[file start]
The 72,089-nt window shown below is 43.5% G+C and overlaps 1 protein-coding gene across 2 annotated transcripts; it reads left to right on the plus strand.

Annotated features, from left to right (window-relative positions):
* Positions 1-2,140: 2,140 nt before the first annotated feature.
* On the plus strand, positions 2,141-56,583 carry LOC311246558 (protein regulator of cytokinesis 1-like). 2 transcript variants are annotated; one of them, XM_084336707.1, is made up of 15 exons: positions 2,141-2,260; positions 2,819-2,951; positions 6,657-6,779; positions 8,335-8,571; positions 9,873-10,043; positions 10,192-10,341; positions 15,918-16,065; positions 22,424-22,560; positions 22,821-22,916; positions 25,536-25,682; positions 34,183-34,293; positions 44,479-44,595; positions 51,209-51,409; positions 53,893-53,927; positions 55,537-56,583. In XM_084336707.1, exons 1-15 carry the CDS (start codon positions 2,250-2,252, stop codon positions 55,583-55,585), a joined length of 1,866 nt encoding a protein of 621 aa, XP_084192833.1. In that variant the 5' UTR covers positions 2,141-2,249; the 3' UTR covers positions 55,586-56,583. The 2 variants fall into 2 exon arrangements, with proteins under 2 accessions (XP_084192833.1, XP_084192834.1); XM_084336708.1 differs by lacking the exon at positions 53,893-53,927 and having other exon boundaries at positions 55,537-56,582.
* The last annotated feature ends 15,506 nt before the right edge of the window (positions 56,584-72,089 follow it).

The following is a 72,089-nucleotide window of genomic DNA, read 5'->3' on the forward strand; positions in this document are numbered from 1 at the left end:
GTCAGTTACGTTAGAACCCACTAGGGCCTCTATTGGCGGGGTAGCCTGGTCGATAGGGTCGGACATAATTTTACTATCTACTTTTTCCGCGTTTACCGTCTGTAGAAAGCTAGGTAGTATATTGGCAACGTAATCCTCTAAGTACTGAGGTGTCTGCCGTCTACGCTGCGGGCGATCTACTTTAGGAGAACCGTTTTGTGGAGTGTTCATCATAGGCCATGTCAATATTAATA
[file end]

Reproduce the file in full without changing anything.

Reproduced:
The 72,089-nt window shown below is 43.5% G+C and overlaps 1 protein-coding gene across 2 annotated transcripts; it reads left to right on the plus strand.

Annotated features, from left to right (window-relative positions):
* Positions 1-2,140: 2,140 nt before the first annotated feature.
* On the plus strand, positions 2,141-56,583 carry LOC311246558 (protein regulator of cytokinesis 1-like). 2 transcript variants are annotated; one of them, XM_084336707.1, is made up of 15 exons: positions 2,141-2,260; positions 2,819-2,951; positions 6,657-6,779; positions 8,335-8,571; positions 9,873-10,043; positions 10,192-10,341; positions 15,918-16,065; positions 22,424-22,560; positions 22,821-22,916; positions 25,536-25,682; positions 34,183-34,293; positions 44,479-44,595; positions 51,209-51,409; positions 53,893-53,927; positions 55,537-56,583. In XM_084336707.1, exons 1-15 carry the CDS (start codon positions 2,250-2,252, stop codon positions 55,583-55,585), a joined length of 1,866 nt encoding a protein of 621 aa, XP_084192833.1. In that variant the 5' UTR covers positions 2,141-2,249; the 3' UTR covers positions 55,586-56,583. The 2 variants fall into 2 exon arrangements, with proteins under 2 accessions (XP_084192833.1, XP_084192834.1); XM_084336708.1 differs by lacking the exon at positions 53,893-53,927 and having other exon boundaries at positions 55,537-56,582.
* The last annotated feature ends 15,506 nt before the right edge of the window (positions 56,584-72,089 follow it).

The following is a 72,089-nucleotide window of genomic DNA, read 5'->3' on the forward strand; positions in this document are numbered from 1 at the left end:
GTCAGTTACGTTAGAACCCACTAGGGCCTCTATTGGCGGGGTAGCCTGGTCGATAGGGTCGGACATAATTTTACTATCTACTTTTTCCGCGTTTACCGTCTGTAGAAAGCTAGGTAGTATATTGGCAACGTAATCCTCTAAGTACTGAGGTGTCTGCCGTCTACGCTGCGGGCGATCTACTTTAGGAGAACCGTTTTGTGGAGTGTTCATCATAGGCCATGTCAATATTAATA